SAVE Act would provide more oversight of websites that facilitate Internet child sex trafficking
(DES MOINES, Iowa) Attorney General Tom Miller today urged members of the U.S. Senate Judiciary Committee to support legislation that would help prevent children from being trafficked on the Internet.
In a letter joined by a bipartisan group of attorneys general from 49 states, Miller asked members of the Senate Judiciary Committee to support the Stop Advertising Victims of Exploitation Act (SAVE) Act (S. 2536), which would provide more oversight of websites that facilitate “adult services,” such as Backpage.com.
The use of the “adult services sections” on Backpage and other sites has created virtual brothels where children are bought and sold as “escorts.” The SAVE Act would require these websites, which facilitate trafficking, to take steps to verify the identity of individuals posting advertisements and the age of those who appear in these advertisements.
“Our office is part of a state task force that investigates online child human trafficking cases, and our prosecutors have filed charges in court,” Miller said. “We know it happens here in Iowa and across the country, and this legislation would help us combat the sexual exploitation of children.”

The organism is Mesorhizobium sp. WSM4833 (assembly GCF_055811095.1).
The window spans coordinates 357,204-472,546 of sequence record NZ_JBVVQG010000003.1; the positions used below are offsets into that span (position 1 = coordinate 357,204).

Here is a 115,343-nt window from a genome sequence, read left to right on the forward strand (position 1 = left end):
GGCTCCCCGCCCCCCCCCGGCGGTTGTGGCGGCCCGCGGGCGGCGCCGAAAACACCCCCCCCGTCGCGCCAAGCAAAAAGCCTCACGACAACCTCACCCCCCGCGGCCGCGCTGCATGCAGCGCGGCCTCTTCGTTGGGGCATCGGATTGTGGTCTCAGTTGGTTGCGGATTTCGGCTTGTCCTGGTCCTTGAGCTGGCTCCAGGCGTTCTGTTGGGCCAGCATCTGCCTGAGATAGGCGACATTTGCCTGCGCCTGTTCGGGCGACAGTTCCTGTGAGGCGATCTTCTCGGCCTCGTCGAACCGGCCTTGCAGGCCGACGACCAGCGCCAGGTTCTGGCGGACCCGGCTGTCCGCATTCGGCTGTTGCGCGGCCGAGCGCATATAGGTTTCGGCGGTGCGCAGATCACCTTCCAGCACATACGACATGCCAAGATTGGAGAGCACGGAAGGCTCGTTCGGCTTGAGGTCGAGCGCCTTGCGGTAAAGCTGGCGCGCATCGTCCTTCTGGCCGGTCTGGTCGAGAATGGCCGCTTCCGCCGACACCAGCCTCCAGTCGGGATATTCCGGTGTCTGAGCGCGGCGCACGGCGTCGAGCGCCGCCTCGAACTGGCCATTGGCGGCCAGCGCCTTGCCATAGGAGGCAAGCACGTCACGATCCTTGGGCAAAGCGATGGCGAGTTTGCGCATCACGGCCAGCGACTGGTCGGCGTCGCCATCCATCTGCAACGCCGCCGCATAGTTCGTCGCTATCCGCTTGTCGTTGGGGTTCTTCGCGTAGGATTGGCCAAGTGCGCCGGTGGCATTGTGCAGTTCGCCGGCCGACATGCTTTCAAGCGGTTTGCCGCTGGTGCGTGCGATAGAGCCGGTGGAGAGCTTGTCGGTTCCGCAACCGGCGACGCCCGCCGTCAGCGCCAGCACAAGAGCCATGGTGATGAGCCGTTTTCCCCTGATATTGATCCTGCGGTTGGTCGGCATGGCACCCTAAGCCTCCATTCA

Human Trafficking: $150 Billion Worldwide Criminal Industry
Human trafficking is the fastest-growing criminal industry in the world, generating about $150 billion each year, according to a report this year by the International Labour Organization. Nearly 300,000 American youths are at risk of becoming victims of commercial sexual exploitation, according to a University of Pennsylvania study in 2001.
On June 23, the FBI announced the results of “Operation Cross Country,” a nationwide law enforcement crackdown that led to charges against 281 alleged sex traffickers and took 168 children out of prostitution. The operation uncovered evidence of child victims offered for sale on websites that advertise “escort” and “adult services.”
“Federal courts have recognized that the Internet has become a favored means for advertising children for sex,” Miller said. “The Internet facilitates and finances human traffickers, especially those who peddle children, and the SAVE Act will give us another tool to help us fight it.”
Sen. Patrick Leahy (D-Vermont) is the Senate Judiciary Committee chair and Sen. Charles Grassley (R-Iowa) is ranking member.